Wherever possible, concrete experiences are built into the program to emphasize the learn-by-doing approach that has been fundamental to Toastmasters’ education programs over the years, says Stanley. For example, for the project “Managing a Difficult Audience” (in the Presentation Mastery path), members behave like difficult audience members so the person doing the project can practice handling that situation.

All new members work in Pathways as their education program. For all other members, however, there is a transition period during which they can work in either Pathways or Toastmasters’ traditional education program, or both. The transition period ends June 30, 2020.

Applying What You Learn

In each path, members advance through five levels, each one building on the skills learned in the previous path. In Level 4 and Level 5 projects, they apply new skills in tangible ways. For example, a project on event planning culminates with planning a real event.

The relevance of the projects has resonated powerfully with Snow, a Toastmaster since 2014. A project he completed on networking skills inspired him to attend a Professional Speakers Australia meeting, where “I made some really useful connections for my future professional speaking career,” Snow says. The project “Prepare to Speak Professionally” (available in all paths) provided Snow with the motivational boost he needed to write and deliver his first professional keynote on leadership development.

“I am completely energized by Pathways and the people I have met through or because of it.”

— Julie Kertesz, DTM

The Australian is so enthusiastic about Pathways that he became the first member to achieve a DTM in the program (that’s in addition to the DTM awards he earned in the traditional program). The requirements to earn the Pathways DTM include completing two learning paths, serving in various leadership roles, and completing the Distinguished Toastmaster project in which you demonstrate the skills and expertise you have gained in the program.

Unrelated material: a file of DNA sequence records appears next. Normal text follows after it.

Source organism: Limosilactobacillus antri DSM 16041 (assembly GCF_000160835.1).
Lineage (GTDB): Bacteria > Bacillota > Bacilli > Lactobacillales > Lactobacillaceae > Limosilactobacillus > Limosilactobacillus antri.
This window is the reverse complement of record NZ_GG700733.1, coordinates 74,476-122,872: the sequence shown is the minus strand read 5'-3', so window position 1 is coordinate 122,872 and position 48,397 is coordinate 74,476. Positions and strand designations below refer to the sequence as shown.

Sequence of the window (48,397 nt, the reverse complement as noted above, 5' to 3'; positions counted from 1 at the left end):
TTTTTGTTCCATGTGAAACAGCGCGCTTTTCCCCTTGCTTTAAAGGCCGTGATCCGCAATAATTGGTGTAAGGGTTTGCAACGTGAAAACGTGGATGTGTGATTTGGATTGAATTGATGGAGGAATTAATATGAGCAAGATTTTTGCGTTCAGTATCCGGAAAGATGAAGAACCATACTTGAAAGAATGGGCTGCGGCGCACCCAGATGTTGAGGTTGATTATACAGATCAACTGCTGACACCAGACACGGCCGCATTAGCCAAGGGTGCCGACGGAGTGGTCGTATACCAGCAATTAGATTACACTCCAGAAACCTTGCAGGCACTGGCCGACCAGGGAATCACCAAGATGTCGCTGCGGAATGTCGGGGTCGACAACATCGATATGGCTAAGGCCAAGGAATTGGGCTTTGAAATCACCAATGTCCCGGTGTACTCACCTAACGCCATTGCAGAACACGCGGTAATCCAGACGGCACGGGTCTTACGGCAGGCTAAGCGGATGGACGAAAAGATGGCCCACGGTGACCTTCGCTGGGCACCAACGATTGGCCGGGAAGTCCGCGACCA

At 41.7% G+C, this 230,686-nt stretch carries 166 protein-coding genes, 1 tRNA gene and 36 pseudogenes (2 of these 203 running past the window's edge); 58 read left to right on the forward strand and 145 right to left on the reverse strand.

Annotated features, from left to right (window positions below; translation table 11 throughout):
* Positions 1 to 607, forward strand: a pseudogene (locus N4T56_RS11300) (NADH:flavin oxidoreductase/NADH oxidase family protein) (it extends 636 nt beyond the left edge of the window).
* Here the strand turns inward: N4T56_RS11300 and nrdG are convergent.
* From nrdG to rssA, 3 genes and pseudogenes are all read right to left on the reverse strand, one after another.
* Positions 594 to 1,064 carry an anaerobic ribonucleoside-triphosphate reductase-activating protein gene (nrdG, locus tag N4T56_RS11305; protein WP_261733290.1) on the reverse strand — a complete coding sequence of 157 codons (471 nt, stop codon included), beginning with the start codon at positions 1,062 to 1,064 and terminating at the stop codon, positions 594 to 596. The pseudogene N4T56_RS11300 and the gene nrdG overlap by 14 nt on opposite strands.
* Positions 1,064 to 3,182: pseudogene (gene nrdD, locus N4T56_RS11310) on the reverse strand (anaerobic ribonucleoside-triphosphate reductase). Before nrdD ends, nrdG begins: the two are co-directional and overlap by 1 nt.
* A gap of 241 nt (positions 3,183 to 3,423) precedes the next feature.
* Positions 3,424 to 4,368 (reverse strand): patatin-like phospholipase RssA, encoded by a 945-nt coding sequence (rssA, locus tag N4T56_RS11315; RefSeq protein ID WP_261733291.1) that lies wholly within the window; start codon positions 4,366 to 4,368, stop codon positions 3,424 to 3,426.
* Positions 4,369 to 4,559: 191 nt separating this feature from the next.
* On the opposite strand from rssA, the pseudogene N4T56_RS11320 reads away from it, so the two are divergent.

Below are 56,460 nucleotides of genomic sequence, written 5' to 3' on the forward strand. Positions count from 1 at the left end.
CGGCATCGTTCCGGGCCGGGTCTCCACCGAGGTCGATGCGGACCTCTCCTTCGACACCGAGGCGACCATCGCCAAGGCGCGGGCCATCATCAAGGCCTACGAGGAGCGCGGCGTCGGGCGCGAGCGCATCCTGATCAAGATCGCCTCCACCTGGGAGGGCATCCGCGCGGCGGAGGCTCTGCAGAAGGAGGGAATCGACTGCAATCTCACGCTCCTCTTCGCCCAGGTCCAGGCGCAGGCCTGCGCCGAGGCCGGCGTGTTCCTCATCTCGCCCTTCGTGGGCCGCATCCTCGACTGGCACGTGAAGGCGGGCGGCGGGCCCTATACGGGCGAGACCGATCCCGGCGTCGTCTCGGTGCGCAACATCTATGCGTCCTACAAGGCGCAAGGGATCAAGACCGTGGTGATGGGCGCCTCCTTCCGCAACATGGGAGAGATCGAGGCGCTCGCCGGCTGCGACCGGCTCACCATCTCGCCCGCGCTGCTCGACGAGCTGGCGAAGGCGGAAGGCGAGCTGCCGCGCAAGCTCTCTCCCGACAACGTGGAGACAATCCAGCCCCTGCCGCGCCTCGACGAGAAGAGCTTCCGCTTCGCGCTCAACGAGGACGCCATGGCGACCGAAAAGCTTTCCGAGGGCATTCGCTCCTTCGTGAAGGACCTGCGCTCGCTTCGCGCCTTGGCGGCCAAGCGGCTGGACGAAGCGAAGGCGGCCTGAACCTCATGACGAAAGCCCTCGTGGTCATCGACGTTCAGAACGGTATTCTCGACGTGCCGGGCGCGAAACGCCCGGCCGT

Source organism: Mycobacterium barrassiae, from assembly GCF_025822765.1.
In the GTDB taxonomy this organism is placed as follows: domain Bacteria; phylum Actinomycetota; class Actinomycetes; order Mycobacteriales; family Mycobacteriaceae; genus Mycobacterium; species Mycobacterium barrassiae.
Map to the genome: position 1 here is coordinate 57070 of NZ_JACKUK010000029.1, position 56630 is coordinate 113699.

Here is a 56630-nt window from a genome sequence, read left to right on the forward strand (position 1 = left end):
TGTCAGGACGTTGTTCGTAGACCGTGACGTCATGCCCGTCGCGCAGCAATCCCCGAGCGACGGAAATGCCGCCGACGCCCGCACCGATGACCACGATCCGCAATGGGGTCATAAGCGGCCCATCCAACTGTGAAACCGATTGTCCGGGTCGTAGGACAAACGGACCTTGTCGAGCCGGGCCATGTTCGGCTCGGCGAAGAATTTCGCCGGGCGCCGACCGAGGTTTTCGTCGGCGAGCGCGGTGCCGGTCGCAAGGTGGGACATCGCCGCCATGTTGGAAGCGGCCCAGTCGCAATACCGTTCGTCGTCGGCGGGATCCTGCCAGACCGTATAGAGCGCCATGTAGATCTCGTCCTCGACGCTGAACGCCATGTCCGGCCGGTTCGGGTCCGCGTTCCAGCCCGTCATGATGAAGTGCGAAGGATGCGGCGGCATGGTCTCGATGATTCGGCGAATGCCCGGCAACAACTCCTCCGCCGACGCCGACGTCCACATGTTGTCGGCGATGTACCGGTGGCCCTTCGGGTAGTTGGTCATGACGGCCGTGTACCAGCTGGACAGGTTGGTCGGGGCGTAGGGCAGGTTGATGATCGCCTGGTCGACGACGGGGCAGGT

Challenges and Growth

Another important aspect of Pathways is its robust and challenging nature. Advancing through the five levels of a path, and achieving educational awards and goals along the way, is an exciting journey but also requires pushing yourself, say developers of the program. You can learn up to 300 unique competencies in Pathways.

A member of online and in-person clubs, Kertesz—who has a Ph.D. in chemistry—likes the rigor of the program. Like Snow, she has earned a DTM in Pathways. She says she has grown in many ways working in Pathways, noting, for example, how a project on negotiation skills helped her resolve a disagreement about a club issue with the vice president education. “Each project brings its own joy and learning,” she says, “and some came ‘home’ in my private life and helped me to look at the positive side of something I was just very upset about.”

Another aspect of Pathways is that speech evaluations are designed to be customized and more beneficial than was often the case in the traditional program. The expansive evaluation guidelines lead to specific and detailed feedback, and the standardized criteria help increase the consistency of evaluations for all members.

Snow and Kertesz say the instructional-design principles rooted in Pathways have produced an innovative and engaging learning experience. What stands out to Snow is “the enhanced focus on experiential learning and self-reflection.”

The new program, adds Kertesz, “gives us a wonderful occasion to grow.”

For more information, visit the Pathways webpage, which includes short videos that chronicle the history of the program, from its beginning to where we are today.